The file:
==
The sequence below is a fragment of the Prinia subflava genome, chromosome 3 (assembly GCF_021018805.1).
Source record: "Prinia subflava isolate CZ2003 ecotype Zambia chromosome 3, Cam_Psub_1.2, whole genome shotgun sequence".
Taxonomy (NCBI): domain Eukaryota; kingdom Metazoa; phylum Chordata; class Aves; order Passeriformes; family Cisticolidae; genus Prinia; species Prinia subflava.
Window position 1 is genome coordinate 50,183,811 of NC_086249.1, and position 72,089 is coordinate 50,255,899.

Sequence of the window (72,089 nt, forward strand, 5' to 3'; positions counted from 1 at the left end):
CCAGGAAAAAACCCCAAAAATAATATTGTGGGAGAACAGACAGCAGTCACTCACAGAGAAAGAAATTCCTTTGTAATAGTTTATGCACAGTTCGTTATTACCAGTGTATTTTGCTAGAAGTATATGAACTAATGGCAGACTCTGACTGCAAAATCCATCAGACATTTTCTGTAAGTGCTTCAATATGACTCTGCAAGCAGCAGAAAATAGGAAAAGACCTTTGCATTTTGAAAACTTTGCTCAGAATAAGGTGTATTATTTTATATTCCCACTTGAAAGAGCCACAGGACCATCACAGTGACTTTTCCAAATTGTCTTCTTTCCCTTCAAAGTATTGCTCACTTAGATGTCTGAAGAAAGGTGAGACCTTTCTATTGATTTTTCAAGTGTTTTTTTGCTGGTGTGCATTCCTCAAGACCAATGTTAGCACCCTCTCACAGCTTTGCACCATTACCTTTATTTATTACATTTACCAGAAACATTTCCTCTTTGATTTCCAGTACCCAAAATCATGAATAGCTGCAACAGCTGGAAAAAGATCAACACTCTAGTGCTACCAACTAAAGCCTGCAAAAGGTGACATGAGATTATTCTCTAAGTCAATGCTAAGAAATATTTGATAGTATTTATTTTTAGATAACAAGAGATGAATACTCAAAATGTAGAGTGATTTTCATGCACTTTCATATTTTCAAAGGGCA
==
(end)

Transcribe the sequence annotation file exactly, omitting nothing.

The sequence below is a fragment of the Prinia subflava genome, chromosome 3 (assembly GCF_021018805.1).
Source record: "Prinia subflava isolate CZ2003 ecotype Zambia chromosome 3, Cam_Psub_1.2, whole genome shotgun sequence".
Taxonomy (NCBI): domain Eukaryota; kingdom Metazoa; phylum Chordata; class Aves; order Passeriformes; family Cisticolidae; genus Prinia; species Prinia subflava.
Window position 1 is genome coordinate 50,183,811 of NC_086249.1, and position 72,089 is coordinate 50,255,899.

Sequence of the window (72,089 nt, forward strand, 5' to 3'; positions counted from 1 at the left end):
CCAGGAAAAAACCCCAAAAATAATATTGTGGGAGAACAGACAGCAGTCACTCACAGAGAAAGAAATTCCTTTGTAATAGTTTATGCACAGTTCGTTATTACCAGTGTATTTTGCTAGAAGTATATGAACTAATGGCAGACTCTGACTGCAAAATCCATCAGACATTTTCTGTAAGTGCTTCAATATGACTCTGCAAGCAGCAGAAAATAGGAAAAGACCTTTGCATTTTGAAAACTTTGCTCAGAATAAGGTGTATTATTTTATATTCCCACTTGAAAGAGCCACAGGACCATCACAGTGACTTTTCCAAATTGTCTTCTTTCCCTTCAAAGTATTGCTCACTTAGATGTCTGAAGAAAGGTGAGACCTTTCTATTGATTTTTCAAGTGTTTTTTTGCTGGTGTGCATTCCTCAAGACCAATGTTAGCACCCTCTCACAGCTTTGCACCATTACCTTTATTTATTACATTTACCAGAAACATTTCCTCTTTGATTTCCAGTACCCAAAATCATGAATAGCTGCAACAGCTGGAAAAAGATCAACACTCTAGTGCTACCAACTAAAGCCTGCAAAAGGTGACATGAGATTATTCTCTAAGTCAATGCTAAGAAATATTTGATAGTATTTATTTTTAGATAACAAGAGATGAATACTCAAAATGTAGAGTGATTTTCATGCACTTTCATATTTTCAAAGGGCA